Something for you dog lovers this time. This Luftwaffe Unteroffizier (corporal) seems to love his (or his unit’s) dachshund. It isn’t possible to determine the branch he serves in, but at least he isn’t aircrew, as his collar patch would be lighter. The dachshund was bred to flush out badgers (German: Dachs), but this one is probably kept as a mascot and for company.
It’s Caturday again, and the son of that Luftwaffe soldier is so proud of his cat, that he wants it in the family photo. The soldier himself appears to belong to a ground unit, possibly an antiaircraft unit. He also seems a bit older, probably in his 30’s. Family photos are common among soldiers’ photos, and while they aren’t that interesting from a military aspect, they meant a lot to the people in the photographs. Sometimes a collector stumbles on a photo that has something extra, making it a keeper. This is one of those.
Nothing like a bucket of fresh milk, even if it’s from a Soviet cowmunist… German signals troops supplementing their food and arsenal, Eastern Front, 1941. The soldier on the left holds a Soviet SVT-40 semi-automatic rifle, while the guy on the right carries a Mosin-Nagant M1891/30 bolt-action rifle, which was the standard rifle of the Red Army. The SVT-40 was supposed to replace it, but the huge losses in weapons in 1941 prompted production of the simpler Mosin-Nagant. Besides, the SVT-40 suffered from precision issues, both in manufacture and shooting. Still, some German soldiers liked the ten-round magazine, which held twice the amount of rounds compared to the Mauser Kar98k.
The Mosin-Nagant was a typical bolt-action rifle, with no special traits that would make German soldiers want to use it instead of their Mausers. The PPsH-41 submachinegun, on the other hand, found favour with German troops with its 71-round drum magazine. Ironically, Soviet reconnaisance troops liked the German MP-40 because how how well manufactured it was. As in all times and armies, the grass is always greener on the other side…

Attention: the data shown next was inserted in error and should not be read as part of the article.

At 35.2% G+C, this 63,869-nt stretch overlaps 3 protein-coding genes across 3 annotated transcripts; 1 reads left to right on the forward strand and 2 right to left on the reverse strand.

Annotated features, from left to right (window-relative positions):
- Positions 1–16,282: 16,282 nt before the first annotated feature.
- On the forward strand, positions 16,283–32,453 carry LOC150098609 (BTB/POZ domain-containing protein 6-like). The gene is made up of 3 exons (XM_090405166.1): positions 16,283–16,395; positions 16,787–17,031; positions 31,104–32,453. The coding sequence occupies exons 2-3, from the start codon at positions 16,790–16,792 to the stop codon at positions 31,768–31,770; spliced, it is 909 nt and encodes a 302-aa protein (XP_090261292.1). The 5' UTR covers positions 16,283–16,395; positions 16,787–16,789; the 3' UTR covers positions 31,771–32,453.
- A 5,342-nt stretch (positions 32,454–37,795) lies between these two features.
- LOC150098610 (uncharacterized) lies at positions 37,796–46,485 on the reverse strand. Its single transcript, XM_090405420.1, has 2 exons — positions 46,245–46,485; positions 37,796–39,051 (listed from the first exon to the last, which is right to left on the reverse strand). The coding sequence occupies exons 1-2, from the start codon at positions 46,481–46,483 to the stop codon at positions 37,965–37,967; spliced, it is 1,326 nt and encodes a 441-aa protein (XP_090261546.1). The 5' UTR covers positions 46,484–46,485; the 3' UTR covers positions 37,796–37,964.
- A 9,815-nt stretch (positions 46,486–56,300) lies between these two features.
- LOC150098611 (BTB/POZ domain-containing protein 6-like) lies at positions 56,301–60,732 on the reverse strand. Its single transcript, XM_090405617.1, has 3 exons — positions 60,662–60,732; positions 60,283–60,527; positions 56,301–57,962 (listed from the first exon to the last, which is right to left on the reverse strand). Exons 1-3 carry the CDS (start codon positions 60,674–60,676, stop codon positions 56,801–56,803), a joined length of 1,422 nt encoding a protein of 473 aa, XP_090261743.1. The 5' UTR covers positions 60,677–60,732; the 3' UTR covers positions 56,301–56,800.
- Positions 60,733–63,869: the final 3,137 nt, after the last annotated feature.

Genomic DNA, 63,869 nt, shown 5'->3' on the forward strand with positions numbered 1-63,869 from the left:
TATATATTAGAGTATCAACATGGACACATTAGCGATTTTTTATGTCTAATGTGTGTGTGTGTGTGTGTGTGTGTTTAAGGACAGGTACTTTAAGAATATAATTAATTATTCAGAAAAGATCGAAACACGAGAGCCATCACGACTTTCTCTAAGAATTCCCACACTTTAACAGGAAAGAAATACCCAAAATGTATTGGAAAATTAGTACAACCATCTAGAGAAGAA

As I post this on a Saturday – also known as “Caturday” – and the Internet is primarily for pictures of cats, I want to share this photo of a tiny but ferocious kitten challenging a little puppy. The two soldiers evidently have differing preferences in pets. Soldiers have brought pets along on campaigns for centuries, as companions, mascots, and for tasks like catching rats. It wasn’t just cats or dogs, but also more exotic animals, like bears and lions. Taking care of a small animal provided some distraction and comfort, though, supplying a small measure of normalcy in the chaos of war.
They are all reclining on a triangular Zeltbahn, which could be used as a poncho, or buttoned together with other Zeltbähne to make a shelter, small tent, or even a larger tent. I will post other photos, where we will be able to see how that piece of equipment was put to use.
German troops embarking a simple ferry made from a boarded-over barge, summer of 1941. The cart to the right appears to be the company kitchen. During the advance into the Soviet Union, the Germans had to deal with many minor and major rivers, where the retreating Red Army had blown the bridges. Before pioneer units had arrived and either rebuilt the bridges or built temporary pontoon bridges, makeshift ferries had to serve for river crossings. That this affected the rate at which men, matériel and supplies could be brought forward to the front goes without saying.